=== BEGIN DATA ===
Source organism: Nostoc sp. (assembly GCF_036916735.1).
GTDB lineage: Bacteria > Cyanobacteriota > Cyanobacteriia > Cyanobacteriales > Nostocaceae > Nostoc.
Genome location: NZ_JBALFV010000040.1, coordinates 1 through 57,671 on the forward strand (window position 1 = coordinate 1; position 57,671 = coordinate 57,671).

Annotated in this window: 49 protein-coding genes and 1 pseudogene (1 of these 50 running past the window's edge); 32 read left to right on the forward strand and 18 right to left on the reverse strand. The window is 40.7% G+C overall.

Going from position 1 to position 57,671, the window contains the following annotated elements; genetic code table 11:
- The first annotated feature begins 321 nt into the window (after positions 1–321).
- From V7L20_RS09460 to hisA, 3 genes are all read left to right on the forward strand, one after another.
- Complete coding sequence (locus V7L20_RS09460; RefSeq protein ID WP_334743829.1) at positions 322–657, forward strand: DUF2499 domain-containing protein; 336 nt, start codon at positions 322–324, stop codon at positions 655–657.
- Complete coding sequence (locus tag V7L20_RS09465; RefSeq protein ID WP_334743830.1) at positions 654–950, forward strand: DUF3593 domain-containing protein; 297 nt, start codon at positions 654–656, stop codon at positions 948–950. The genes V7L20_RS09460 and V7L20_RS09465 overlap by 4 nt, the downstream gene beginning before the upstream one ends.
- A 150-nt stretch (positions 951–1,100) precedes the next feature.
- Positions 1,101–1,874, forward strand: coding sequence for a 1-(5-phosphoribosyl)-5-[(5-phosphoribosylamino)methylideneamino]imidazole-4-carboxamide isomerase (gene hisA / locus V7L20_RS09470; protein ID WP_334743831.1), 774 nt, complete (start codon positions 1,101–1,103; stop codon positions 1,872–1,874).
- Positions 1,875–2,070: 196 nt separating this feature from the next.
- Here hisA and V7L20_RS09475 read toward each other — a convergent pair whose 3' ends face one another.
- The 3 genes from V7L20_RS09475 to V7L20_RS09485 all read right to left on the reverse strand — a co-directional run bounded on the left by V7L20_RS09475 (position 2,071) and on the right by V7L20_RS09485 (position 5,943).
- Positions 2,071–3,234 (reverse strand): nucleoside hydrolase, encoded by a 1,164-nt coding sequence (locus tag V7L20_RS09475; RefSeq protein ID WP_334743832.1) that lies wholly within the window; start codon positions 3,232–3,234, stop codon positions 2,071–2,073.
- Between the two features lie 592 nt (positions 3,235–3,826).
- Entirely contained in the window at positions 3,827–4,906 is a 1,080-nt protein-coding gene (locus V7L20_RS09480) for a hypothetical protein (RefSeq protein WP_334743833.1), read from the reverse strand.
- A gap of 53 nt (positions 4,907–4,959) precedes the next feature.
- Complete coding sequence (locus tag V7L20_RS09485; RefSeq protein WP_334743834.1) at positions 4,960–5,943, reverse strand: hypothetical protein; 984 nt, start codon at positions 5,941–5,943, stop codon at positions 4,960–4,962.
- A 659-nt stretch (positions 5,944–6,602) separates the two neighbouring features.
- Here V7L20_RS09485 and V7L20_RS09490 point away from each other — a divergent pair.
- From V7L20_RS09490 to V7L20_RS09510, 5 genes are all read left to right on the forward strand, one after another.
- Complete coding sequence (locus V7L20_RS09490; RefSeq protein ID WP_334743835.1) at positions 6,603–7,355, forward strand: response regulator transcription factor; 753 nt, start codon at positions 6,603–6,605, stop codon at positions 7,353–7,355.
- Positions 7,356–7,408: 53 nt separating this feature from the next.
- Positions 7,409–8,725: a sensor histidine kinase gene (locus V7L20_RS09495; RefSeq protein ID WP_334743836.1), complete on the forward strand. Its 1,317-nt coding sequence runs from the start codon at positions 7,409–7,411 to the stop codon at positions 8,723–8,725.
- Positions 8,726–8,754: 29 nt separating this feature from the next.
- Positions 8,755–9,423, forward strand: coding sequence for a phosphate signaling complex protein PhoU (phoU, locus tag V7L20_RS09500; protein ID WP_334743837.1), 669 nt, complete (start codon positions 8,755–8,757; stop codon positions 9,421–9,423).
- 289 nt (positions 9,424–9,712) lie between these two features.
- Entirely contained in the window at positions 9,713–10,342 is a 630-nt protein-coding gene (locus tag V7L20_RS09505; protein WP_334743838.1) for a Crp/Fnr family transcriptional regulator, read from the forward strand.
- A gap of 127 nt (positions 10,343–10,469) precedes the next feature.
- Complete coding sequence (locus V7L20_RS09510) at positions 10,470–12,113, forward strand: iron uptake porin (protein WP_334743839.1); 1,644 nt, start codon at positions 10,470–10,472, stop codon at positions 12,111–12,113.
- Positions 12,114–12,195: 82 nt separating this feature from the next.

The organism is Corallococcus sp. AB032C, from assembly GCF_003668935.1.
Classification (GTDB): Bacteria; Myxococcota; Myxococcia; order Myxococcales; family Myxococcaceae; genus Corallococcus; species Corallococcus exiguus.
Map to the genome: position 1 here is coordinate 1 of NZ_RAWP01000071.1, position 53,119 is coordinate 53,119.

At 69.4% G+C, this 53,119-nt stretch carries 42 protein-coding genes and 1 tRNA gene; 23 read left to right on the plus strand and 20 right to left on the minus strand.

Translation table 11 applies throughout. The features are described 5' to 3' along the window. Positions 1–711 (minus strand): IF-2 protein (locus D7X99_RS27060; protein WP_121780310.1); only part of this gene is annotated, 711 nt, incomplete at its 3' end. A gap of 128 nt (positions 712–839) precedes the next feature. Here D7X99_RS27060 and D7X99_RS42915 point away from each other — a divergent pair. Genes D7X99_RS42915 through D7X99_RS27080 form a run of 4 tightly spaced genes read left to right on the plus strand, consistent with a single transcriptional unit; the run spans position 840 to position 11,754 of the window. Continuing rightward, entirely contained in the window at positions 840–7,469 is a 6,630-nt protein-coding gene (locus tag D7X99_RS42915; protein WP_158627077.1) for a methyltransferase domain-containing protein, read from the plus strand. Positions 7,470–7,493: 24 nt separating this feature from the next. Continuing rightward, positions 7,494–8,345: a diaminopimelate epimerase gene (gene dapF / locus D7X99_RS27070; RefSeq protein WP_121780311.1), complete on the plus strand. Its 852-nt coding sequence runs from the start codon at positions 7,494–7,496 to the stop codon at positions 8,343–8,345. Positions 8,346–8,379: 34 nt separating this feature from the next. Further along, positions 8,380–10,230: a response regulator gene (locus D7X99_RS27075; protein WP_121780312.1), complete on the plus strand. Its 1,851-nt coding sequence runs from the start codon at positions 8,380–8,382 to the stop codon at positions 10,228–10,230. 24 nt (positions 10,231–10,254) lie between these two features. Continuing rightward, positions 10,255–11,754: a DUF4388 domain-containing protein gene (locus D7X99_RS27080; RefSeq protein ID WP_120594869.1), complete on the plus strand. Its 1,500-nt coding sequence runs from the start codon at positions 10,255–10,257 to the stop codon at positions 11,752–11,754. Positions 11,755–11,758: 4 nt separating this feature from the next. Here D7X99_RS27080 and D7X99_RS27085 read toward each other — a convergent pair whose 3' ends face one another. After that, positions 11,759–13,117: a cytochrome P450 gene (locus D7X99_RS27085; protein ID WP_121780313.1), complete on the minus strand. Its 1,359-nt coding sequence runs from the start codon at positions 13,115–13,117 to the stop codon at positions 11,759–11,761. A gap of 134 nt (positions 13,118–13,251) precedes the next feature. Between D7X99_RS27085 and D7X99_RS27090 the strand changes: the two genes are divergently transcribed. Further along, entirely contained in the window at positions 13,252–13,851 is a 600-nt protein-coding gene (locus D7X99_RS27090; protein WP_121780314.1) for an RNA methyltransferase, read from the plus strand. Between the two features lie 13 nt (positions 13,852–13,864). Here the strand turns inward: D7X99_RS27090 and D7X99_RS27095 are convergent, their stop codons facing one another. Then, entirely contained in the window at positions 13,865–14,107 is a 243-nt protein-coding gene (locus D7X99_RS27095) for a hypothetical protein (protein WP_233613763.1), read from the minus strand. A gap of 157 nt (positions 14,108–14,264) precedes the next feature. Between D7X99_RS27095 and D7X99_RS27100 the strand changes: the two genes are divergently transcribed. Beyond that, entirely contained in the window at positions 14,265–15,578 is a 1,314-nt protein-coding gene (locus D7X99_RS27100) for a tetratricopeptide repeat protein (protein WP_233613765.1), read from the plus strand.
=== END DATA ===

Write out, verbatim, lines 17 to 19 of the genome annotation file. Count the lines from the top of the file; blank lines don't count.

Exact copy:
- Entirely contained in the window at positions 3,827–4,906 is a 1,080-nt protein-coding gene (locus V7L20_RS09480) for a hypothetical protein (RefSeq protein WP_334743833.1), read from the reverse strand.
- A gap of 53 nt (positions 4,907–4,959) precedes the next feature.
- Complete coding sequence (locus tag V7L20_RS09485; RefSeq protein WP_334743834.1) at positions 4,960–5,943, reverse strand: hypothetical protein; 984 nt, start codon at positions 5,941–5,943, stop codon at positions 4,960–4,962.